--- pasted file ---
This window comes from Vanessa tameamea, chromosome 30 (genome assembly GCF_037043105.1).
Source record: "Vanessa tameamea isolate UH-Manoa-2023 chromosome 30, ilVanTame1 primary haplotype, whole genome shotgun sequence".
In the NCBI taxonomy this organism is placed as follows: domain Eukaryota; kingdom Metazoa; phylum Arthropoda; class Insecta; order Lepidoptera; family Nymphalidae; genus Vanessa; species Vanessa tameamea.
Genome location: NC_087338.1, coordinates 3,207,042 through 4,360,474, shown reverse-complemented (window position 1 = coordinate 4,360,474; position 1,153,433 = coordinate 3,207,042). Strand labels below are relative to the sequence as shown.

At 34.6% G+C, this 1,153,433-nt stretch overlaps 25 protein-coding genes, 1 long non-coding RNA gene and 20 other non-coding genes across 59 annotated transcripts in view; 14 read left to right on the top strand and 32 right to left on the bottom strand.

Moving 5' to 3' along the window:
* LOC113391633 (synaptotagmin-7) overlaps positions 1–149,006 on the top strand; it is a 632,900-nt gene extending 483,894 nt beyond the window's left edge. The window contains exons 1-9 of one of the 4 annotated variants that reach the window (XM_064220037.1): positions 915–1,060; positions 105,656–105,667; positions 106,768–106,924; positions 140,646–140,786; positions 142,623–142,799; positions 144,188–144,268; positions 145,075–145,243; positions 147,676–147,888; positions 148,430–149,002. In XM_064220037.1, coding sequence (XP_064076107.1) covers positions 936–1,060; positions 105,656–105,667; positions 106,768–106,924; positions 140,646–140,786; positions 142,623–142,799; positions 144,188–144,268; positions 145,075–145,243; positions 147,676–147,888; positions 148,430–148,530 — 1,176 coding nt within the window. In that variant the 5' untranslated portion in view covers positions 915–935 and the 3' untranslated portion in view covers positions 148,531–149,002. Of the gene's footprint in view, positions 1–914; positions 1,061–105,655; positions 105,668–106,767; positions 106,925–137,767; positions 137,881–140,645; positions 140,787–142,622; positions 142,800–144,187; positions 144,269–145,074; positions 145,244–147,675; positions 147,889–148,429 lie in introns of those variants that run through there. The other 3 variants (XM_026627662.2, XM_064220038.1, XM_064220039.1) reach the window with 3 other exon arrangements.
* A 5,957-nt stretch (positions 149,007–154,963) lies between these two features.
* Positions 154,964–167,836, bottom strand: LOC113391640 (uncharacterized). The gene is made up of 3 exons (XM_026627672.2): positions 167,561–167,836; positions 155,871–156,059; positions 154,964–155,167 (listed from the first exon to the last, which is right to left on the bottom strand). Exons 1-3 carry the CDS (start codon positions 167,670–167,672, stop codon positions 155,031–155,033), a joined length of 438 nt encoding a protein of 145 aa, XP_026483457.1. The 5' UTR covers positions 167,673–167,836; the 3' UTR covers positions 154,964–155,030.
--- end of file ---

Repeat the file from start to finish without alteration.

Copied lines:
This window comes from Vanessa tameamea, chromosome 30 (genome assembly GCF_037043105.1).
Source record: "Vanessa tameamea isolate UH-Manoa-2023 chromosome 30, ilVanTame1 primary haplotype, whole genome shotgun sequence".
In the NCBI taxonomy this organism is placed as follows: domain Eukaryota; kingdom Metazoa; phylum Arthropoda; class Insecta; order Lepidoptera; family Nymphalidae; genus Vanessa; species Vanessa tameamea.
Genome location: NC_087338.1, coordinates 3,207,042 through 4,360,474, shown reverse-complemented (window position 1 = coordinate 4,360,474; position 1,153,433 = coordinate 3,207,042). Strand labels below are relative to the sequence as shown.

At 34.6% G+C, this 1,153,433-nt stretch overlaps 25 protein-coding genes, 1 long non-coding RNA gene and 20 other non-coding genes across 59 annotated transcripts in view; 14 read left to right on the top strand and 32 right to left on the bottom strand.

Moving 5' to 3' along the window:
* LOC113391633 (synaptotagmin-7) overlaps positions 1–149,006 on the top strand; it is a 632,900-nt gene extending 483,894 nt beyond the window's left edge. The window contains exons 1-9 of one of the 4 annotated variants that reach the window (XM_064220037.1): positions 915–1,060; positions 105,656–105,667; positions 106,768–106,924; positions 140,646–140,786; positions 142,623–142,799; positions 144,188–144,268; positions 145,075–145,243; positions 147,676–147,888; positions 148,430–149,002. In XM_064220037.1, coding sequence (XP_064076107.1) covers positions 936–1,060; positions 105,656–105,667; positions 106,768–106,924; positions 140,646–140,786; positions 142,623–142,799; positions 144,188–144,268; positions 145,075–145,243; positions 147,676–147,888; positions 148,430–148,530 — 1,176 coding nt within the window. In that variant the 5' untranslated portion in view covers positions 915–935 and the 3' untranslated portion in view covers positions 148,531–149,002. Of the gene's footprint in view, positions 1–914; positions 1,061–105,655; positions 105,668–106,767; positions 106,925–137,767; positions 137,881–140,645; positions 140,787–142,622; positions 142,800–144,187; positions 144,269–145,074; positions 145,244–147,675; positions 147,889–148,429 lie in introns of those variants that run through there. The other 3 variants (XM_026627662.2, XM_064220038.1, XM_064220039.1) reach the window with 3 other exon arrangements.
* A 5,957-nt stretch (positions 149,007–154,963) lies between these two features.
* Positions 154,964–167,836, bottom strand: LOC113391640 (uncharacterized). The gene is made up of 3 exons (XM_026627672.2): positions 167,561–167,836; positions 155,871–156,059; positions 154,964–155,167 (listed from the first exon to the last, which is right to left on the bottom strand). Exons 1-3 carry the CDS (start codon positions 167,670–167,672, stop codon positions 155,031–155,033), a joined length of 438 nt encoding a protein of 145 aa, XP_026483457.1. The 5' UTR covers positions 167,673–167,836; the 3' UTR covers positions 154,964–155,030.